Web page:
Imagine for a moment that I only spoke Kouya and that I had something really important to say to you. How would I get my message across? Well assuming that gestures and an elaborate mime didn’t quite achieve the goal, I’d need to employ a translator. There are many theories about how translation works and what actually happens when translation takes place, but essentially a message which was expressed in one language is expressed in a second language so that speakers of the second language can understand it. One of the features of translation is that it apparently simplifies a message – something which was completely incomprehensible or at best partially understood becomes clear.
This is what translation does, it makes the incomprehensible comprehensible. With me so far? Now, Almighty God, is far beyond our understanding. Mortal, fallen, human beings cannot get their minds round what it means to be an eternal, all powerful, perfect God. The bottom line is that God is just too big. And yet, the message of the Bible is that God wants to communicate about himself and his nature to us. So how could God get his message across to humanity when that message was incomprehensible? The answer is simple: God used a translator to translate the message about himself from Divine into Human. In fact, God translated himself into human: he became flesh and dwelt among us. Moses would have been destroyed if he saw God face to face, yet that same God became a vulnerable baby. The unapproachable God became a man who could be seen, heard and touched. And as a man, he became someone we could look at, read about and understand. If you want to know what God is like – look at Jesus. Andrew Walls puts this beautifully:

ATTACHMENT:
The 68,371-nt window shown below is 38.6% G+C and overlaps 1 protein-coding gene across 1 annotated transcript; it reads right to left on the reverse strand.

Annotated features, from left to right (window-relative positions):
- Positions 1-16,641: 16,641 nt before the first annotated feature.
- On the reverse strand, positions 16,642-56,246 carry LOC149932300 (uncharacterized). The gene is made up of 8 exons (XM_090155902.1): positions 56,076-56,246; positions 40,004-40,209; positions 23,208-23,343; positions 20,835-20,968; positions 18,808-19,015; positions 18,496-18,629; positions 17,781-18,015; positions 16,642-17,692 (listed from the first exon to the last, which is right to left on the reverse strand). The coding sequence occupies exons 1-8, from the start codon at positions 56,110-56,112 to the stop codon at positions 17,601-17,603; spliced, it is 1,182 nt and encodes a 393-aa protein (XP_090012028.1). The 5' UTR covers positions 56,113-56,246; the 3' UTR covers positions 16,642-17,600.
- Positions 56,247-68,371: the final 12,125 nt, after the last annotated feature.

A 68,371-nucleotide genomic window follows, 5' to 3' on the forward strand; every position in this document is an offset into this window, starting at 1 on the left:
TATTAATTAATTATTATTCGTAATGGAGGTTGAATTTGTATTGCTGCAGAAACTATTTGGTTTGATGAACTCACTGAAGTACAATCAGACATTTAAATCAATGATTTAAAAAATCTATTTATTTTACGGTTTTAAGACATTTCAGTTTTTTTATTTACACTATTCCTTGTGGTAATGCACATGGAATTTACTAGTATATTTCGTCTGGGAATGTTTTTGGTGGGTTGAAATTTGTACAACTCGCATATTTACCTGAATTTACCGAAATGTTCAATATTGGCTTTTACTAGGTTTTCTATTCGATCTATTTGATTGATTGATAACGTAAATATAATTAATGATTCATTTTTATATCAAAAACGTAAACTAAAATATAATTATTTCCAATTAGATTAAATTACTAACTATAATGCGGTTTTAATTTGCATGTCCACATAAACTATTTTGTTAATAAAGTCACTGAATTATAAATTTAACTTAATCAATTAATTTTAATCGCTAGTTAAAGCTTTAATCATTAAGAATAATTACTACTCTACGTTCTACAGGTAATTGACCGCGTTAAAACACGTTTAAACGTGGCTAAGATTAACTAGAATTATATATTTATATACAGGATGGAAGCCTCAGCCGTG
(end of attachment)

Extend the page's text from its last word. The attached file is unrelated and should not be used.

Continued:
“Incarnation is translation. When God in Christ became man, Divinity was translated into humanity, as though humanity were a receptor language. Here was a clear statement of what would otherwise be veiled in obscurity or uncertainty, the statement “This is what God is like.”
Or Darryl Gurder in his wonderful The Continuing Conversion of the Church writes:
“God’s loving desire to restore all creation to God’s self resulted in the joyful event and message of Jesus. The incarnation translates and embodies God’s love for creation.”
God is a translator! And he, himself has set the precedent for translating his words into other languages. Bible translation is possible because God first translated himself. Kwamé Bediako puts it like this.
“But behind the Christian doctrine of the substantial equality of the Scriptures in all languages, there lies the even profounder doctrine of the Incarnation, by which the fullest divine communication has reached beyond the forms of human words into the human form itself. The Word [of God] became flesh and dwelt among us.”
This post first appeared on Kouyanet back in 2007. It’s sometimes nice to dig back into the archives and remind myself of things that I wrote and then forgot all about, years ago.